please find enclosed the links to the report which we, the members of the expert group for PIP implants of the Scientific Committee of the European Commission published yesterday.
Let me point out the most important facts for you:
We all are aware of the fact that there are no long term studies on PIP implants. Therefore our decision making process had to be based on the material testing results, the irritation test performed by the French Health Authorities, AFSSAPS and the case reports, that you have sent to me. All the members of the expert group were grateful for your input.
The recommendation now is based on the positive animal irritation test performed by AFSSAPS as well as the material tests. It became quite obvious that the implant shell is less stable due to the amount of low molecular weight species silicone which migrates into the shell and makes it swell and instable. The gel also migrates through the shell into the surrounding tissue and into the lymphatic system where it causes irritations. This may occur with or without rupture.
The most important part of the report is in the executive summary on page 10:
“A controlled prophylactic explantation definitely carries less risk than an explantation after rupture or after the onset of symptoms of inflammation and/or lymphadenopathy. Considering the reduced stability of the shell of PIP silicone breast implants it is possible that the implant will have to be exchanged for most of the women with such implants within the next 10 to 15 years.”
This is what we should have in mind when we discuss the risks and benefits of prophylactic explantation with our patients. Please have also in mind that monitoring the patient with MRI does not mean that a pending rupture can be detected.
On the other hand we currently do not know how many patients carry the industrial gel within their implants and how many the medical grade gel.
The probability that the implants produced before 2003 are filled with medical grade gel is quite high, while the implants produced in 2005 or later probably are filled with industrial gel.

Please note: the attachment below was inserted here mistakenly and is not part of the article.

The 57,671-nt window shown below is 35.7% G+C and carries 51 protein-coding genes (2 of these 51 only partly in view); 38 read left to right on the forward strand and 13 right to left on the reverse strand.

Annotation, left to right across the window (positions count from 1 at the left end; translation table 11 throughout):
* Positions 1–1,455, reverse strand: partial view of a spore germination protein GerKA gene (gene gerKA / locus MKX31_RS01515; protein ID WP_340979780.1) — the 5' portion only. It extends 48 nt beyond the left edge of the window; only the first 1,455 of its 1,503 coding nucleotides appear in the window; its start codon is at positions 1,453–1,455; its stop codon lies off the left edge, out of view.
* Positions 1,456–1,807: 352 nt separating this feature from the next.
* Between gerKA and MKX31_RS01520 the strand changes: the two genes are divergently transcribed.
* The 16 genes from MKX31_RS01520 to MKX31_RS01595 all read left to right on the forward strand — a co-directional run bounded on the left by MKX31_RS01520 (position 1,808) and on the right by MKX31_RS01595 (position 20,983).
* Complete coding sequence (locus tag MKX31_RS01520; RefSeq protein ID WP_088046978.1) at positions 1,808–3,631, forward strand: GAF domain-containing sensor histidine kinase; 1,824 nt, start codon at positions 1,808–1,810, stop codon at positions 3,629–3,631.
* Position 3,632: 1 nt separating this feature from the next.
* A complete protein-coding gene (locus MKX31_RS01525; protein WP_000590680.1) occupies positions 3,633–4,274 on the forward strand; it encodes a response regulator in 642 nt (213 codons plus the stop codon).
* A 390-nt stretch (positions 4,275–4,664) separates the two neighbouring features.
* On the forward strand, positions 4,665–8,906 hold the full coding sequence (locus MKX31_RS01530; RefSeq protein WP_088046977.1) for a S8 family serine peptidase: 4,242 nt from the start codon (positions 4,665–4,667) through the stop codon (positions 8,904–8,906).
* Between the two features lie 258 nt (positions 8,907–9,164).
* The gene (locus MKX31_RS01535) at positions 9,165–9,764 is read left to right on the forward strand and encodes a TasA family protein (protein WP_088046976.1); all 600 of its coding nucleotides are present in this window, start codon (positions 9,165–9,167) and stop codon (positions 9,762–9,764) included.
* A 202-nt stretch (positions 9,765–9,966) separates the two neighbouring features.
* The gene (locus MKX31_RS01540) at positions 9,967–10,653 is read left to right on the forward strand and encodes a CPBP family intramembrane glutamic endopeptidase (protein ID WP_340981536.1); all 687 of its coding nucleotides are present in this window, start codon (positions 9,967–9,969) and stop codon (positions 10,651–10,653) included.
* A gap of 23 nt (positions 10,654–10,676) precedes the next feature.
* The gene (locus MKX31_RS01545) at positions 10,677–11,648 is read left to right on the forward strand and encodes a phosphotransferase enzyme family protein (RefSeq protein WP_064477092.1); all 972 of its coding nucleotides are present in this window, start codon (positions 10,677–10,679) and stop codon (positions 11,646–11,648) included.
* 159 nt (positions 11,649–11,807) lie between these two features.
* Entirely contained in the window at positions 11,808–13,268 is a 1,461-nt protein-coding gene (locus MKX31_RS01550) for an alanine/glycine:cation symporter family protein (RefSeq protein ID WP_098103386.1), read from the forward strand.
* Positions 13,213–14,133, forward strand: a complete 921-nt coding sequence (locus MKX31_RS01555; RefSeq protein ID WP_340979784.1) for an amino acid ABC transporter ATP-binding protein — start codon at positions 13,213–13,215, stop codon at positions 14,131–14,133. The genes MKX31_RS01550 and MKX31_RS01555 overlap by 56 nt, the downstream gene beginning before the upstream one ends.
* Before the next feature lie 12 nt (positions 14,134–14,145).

We also do not know how the implants were distributed. Therefore it is possible that medical grade silicone might have been used for export in a higher percentage, but we do not really know what the investigation ultimately will reveal.
Let me also add some legal aspect considerations: As mentioned in our previous letter, we as plastic surgeons cannot judge the quality of a medical product. We have to rely on the CE mark. However we need to discuss all possible complications with the patients, including rupture. It seems that informed consent will play a major role in the assessment.
We have to make sure that all patients with PIP implants are informed that they have to come back for a physical exam and a consultation about the risks and benefits of explantation. In those countries where the Health Authorities have announced that explantation is necessary we are obliged to make sure that the patients are aware of it. We already have information that the fact that a plastic surgeon has not contacted his patient has resulted in a law suit.
In summary I believe that our report is balanced in terms of allowing a risk/benefit evaluation for each individual patient.
Please do not stop to send me case reports or studies, even in small series.
All your contributions add to better understanding and evaluation.
I am very much aware of the fact that some of you are undergoing very difficult times now. Please let us know how we can support you.
With my best personal regards.
Prof. h.c. Prof. h.c. Dr.med. Dr.h.c.
President of the International Confederation
for Plastic, Reconstructive and Aesthetic Surgery
Director Department of Plastic and Aesthetic, Hand and Reconstructive Surgery
Caritas Hospital St. Josef, Regensburg,